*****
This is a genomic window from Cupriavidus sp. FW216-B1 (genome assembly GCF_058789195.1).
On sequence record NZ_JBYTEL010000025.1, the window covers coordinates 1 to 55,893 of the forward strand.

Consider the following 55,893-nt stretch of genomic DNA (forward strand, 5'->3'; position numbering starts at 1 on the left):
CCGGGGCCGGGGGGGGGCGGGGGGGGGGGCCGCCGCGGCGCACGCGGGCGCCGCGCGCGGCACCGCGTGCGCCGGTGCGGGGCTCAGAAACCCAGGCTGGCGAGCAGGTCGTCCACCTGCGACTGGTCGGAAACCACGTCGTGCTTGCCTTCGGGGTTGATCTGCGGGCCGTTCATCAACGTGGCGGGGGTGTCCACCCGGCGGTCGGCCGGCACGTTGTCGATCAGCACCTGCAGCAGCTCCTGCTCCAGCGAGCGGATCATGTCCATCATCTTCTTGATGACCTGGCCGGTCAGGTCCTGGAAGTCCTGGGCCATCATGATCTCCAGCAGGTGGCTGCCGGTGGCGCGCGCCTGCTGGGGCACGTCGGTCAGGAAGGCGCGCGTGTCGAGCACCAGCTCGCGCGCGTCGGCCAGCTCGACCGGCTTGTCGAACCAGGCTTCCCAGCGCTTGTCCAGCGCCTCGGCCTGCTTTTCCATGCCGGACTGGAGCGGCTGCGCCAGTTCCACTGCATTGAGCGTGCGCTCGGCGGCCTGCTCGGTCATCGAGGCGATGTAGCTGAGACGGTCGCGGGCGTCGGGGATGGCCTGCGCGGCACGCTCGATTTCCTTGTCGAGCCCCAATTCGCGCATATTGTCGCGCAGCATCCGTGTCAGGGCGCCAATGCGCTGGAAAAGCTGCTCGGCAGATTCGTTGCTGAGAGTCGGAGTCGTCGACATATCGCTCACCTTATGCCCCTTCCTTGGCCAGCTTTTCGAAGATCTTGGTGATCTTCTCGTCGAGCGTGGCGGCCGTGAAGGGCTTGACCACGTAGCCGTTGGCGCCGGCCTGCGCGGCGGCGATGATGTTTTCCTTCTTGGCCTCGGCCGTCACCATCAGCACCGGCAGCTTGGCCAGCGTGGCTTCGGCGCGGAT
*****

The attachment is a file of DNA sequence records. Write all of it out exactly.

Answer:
This is a genomic window from Cupriavidus sp. FW216-B1 (genome assembly GCF_058789195.1).
On sequence record NZ_JBYTEL010000025.1, the window covers coordinates 1 to 55,893 of the forward strand.

Consider the following 55,893-nt stretch of genomic DNA (forward strand, 5'->3'; position numbering starts at 1 on the left):
CCGGGGCCGGGGGGGGGCGGGGGGGGGGGCCGCCGCGGCGCACGCGGGCGCCGCGCGCGGCACCGCGTGCGCCGGTGCGGGGCTCAGAAACCCAGGCTGGCGAGCAGGTCGTCCACCTGCGACTGGTCGGAAACCACGTCGTGCTTGCCTTCGGGGTTGATCTGCGGGCCGTTCATCAACGTGGCGGGGGTGTCCACCCGGCGGTCGGCCGGCACGTTGTCGATCAGCACCTGCAGCAGCTCCTGCTCCAGCGAGCGGATCATGTCCATCATCTTCTTGATGACCTGGCCGGTCAGGTCCTGGAAGTCCTGGGCCATCATGATCTCCAGCAGGTGGCTGCCGGTGGCGCGCGCCTGCTGGGGCACGTCGGTCAGGAAGGCGCGCGTGTCGAGCACCAGCTCGCGCGCGTCGGCCAGCTCGACCGGCTTGTCGAACCAGGCTTCCCAGCGCTTGTCCAGCGCCTCGGCCTGCTTTTCCATGCCGGACTGGAGCGGCTGCGCCAGTTCCACTGCATTGAGCGTGCGCTCGGCGGCCTGCTCGGTCATCGAGGCGATGTAGCTGAGACGGTCGCGGGCGTCGGGGATGGCCTGCGCGGCACGCTCGATTTCCTTGTCGAGCCCCAATTCGCGCATATTGTCGCGCAGCATCCGTGTCAGGGCGCCAATGCGCTGGAAAAGCTGCTCGGCAGATTCGTTGCTGAGAGTCGGAGTCGTCGACATATCGCTCACCTTATGCCCCTTCCTTGGCCAGCTTTTCGAAGATCTTGGTGATCTTCTCGTCGAGCGTGGCGGCCGTGAAGGGCTTGACCACGTAGCCGTTGGCGCCGGCCTGCGCGGCGGCGATGATGTTTTCCTTCTTGGCCTCGGCCGTCACCATCAGCACCGGCAGCTTGGCCAGCGTGGCTTCGGCGCGGAT